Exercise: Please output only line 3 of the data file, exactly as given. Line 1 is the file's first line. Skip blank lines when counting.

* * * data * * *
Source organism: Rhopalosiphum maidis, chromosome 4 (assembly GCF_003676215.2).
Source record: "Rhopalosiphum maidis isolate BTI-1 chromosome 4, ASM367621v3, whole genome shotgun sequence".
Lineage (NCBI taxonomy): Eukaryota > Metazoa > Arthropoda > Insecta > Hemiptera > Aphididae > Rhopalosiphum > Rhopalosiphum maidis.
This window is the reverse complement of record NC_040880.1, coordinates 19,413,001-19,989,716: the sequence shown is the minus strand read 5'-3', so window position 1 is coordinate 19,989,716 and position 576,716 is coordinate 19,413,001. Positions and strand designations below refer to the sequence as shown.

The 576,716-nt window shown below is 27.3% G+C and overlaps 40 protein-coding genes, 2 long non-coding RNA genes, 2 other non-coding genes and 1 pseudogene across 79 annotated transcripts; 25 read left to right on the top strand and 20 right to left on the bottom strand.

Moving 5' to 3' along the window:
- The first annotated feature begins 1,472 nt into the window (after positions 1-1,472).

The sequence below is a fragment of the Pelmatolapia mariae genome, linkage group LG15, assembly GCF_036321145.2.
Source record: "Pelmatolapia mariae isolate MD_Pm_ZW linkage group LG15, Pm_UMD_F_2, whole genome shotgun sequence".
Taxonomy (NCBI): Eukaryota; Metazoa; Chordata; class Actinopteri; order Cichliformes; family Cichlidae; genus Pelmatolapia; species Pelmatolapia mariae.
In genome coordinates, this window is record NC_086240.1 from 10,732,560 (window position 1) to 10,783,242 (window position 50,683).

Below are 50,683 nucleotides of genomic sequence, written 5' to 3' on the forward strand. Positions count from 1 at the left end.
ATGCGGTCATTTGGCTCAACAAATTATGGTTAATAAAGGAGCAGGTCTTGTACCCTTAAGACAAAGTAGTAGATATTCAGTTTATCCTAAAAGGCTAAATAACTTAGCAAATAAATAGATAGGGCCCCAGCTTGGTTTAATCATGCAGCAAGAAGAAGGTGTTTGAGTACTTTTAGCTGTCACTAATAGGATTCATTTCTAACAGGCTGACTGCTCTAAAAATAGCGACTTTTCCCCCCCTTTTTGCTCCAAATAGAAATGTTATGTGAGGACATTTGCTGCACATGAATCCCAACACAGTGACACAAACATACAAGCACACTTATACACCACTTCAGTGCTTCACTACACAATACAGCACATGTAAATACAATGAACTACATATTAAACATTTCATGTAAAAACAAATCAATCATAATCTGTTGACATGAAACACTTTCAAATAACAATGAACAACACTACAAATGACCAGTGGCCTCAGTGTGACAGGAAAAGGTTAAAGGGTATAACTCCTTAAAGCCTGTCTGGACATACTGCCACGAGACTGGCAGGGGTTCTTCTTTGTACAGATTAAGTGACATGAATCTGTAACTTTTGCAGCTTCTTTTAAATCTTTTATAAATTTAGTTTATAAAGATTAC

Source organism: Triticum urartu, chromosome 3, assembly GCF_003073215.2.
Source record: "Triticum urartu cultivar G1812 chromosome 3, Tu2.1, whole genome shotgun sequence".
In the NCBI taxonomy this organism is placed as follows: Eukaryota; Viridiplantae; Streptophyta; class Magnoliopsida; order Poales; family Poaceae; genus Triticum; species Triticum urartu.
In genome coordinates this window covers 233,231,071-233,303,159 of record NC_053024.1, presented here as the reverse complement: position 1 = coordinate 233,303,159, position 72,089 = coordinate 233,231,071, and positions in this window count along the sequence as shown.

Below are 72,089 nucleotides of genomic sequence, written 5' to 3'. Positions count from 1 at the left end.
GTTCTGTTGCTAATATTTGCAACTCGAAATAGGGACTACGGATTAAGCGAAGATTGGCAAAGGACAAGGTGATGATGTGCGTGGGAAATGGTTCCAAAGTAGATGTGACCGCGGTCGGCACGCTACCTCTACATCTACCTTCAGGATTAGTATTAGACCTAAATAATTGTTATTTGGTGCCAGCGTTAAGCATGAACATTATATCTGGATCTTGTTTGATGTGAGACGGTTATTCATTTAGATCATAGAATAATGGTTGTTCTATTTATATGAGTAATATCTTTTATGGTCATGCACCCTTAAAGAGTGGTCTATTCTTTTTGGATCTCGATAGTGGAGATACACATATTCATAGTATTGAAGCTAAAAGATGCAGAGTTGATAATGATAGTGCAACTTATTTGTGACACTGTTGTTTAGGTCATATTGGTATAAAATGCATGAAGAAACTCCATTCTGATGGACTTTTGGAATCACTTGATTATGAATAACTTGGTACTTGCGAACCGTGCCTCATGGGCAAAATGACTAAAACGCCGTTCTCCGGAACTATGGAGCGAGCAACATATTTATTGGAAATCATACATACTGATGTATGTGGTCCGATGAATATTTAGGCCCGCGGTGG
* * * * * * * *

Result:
Lineage (NCBI taxonomy): Eukaryota > Metazoa > Arthropoda > Insecta > Hemiptera > Aphididae > Rhopalosiphum > Rhopalosiphum maidis.